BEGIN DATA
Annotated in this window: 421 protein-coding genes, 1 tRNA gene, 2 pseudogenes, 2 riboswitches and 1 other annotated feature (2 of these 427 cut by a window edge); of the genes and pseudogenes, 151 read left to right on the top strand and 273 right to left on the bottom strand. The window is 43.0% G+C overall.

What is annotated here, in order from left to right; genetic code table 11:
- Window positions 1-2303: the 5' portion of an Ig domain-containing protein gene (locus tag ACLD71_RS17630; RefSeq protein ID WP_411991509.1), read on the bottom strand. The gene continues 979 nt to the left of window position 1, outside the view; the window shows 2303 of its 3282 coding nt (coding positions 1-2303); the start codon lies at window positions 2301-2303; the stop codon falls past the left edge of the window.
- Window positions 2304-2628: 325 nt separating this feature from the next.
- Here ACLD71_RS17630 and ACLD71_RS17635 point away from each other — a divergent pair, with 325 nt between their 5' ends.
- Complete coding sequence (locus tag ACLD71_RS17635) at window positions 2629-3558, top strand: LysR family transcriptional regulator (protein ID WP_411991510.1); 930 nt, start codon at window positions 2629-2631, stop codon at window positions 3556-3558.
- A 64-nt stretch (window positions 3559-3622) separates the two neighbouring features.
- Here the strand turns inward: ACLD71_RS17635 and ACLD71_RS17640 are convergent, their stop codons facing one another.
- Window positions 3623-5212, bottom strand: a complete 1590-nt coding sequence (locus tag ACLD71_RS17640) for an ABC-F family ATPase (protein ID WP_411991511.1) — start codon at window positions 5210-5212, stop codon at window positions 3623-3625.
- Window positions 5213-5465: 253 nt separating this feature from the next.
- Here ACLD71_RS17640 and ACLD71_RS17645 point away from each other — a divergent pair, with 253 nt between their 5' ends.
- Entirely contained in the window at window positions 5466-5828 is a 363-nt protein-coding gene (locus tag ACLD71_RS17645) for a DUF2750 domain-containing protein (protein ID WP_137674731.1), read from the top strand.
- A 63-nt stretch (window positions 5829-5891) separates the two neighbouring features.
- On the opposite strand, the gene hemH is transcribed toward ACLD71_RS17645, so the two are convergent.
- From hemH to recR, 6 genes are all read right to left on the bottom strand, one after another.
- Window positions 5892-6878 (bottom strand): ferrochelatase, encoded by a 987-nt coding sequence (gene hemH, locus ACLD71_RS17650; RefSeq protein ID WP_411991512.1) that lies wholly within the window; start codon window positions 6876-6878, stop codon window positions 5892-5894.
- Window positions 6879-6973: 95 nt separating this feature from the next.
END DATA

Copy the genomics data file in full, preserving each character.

Annotated in this window: 421 protein-coding genes, 1 tRNA gene, 2 pseudogenes, 2 riboswitches and 1 other annotated feature (2 of these 427 cut by a window edge); of the genes and pseudogenes, 151 read left to right on the top strand and 273 right to left on the bottom strand. The window is 43.0% G+C overall.

What is annotated here, in order from left to right; genetic code table 11:
- Window positions 1-2303: the 5' portion of an Ig domain-containing protein gene (locus tag ACLD71_RS17630; RefSeq protein ID WP_411991509.1), read on the bottom strand. The gene continues 979 nt to the left of window position 1, outside the view; the window shows 2303 of its 3282 coding nt (coding positions 1-2303); the start codon lies at window positions 2301-2303; the stop codon falls past the left edge of the window.
- Window positions 2304-2628: 325 nt separating this feature from the next.
- Here ACLD71_RS17630 and ACLD71_RS17635 point away from each other — a divergent pair, with 325 nt between their 5' ends.
- Complete coding sequence (locus tag ACLD71_RS17635) at window positions 2629-3558, top strand: LysR family transcriptional regulator (protein ID WP_411991510.1); 930 nt, start codon at window positions 2629-2631, stop codon at window positions 3556-3558.
- A 64-nt stretch (window positions 3559-3622) separates the two neighbouring features.
- Here the strand turns inward: ACLD71_RS17635 and ACLD71_RS17640 are convergent, their stop codons facing one another.
- Window positions 3623-5212, bottom strand: a complete 1590-nt coding sequence (locus tag ACLD71_RS17640) for an ABC-F family ATPase (protein ID WP_411991511.1) — start codon at window positions 5210-5212, stop codon at window positions 3623-3625.
- Window positions 5213-5465: 253 nt separating this feature from the next.
- Here ACLD71_RS17640 and ACLD71_RS17645 point away from each other — a divergent pair, with 253 nt between their 5' ends.
- Entirely contained in the window at window positions 5466-5828 is a 363-nt protein-coding gene (locus tag ACLD71_RS17645) for a DUF2750 domain-containing protein (protein ID WP_137674731.1), read from the top strand.
- A 63-nt stretch (window positions 5829-5891) separates the two neighbouring features.
- On the opposite strand, the gene hemH is transcribed toward ACLD71_RS17645, so the two are convergent.
- From hemH to recR, 6 genes are all read right to left on the bottom strand, one after another.
- Window positions 5892-6878 (bottom strand): ferrochelatase, encoded by a 987-nt coding sequence (gene hemH, locus ACLD71_RS17650; RefSeq protein ID WP_411991512.1) that lies wholly within the window; start codon window positions 6876-6878, stop codon window positions 5892-5894.
- Window positions 6879-6973: 95 nt separating this feature from the next.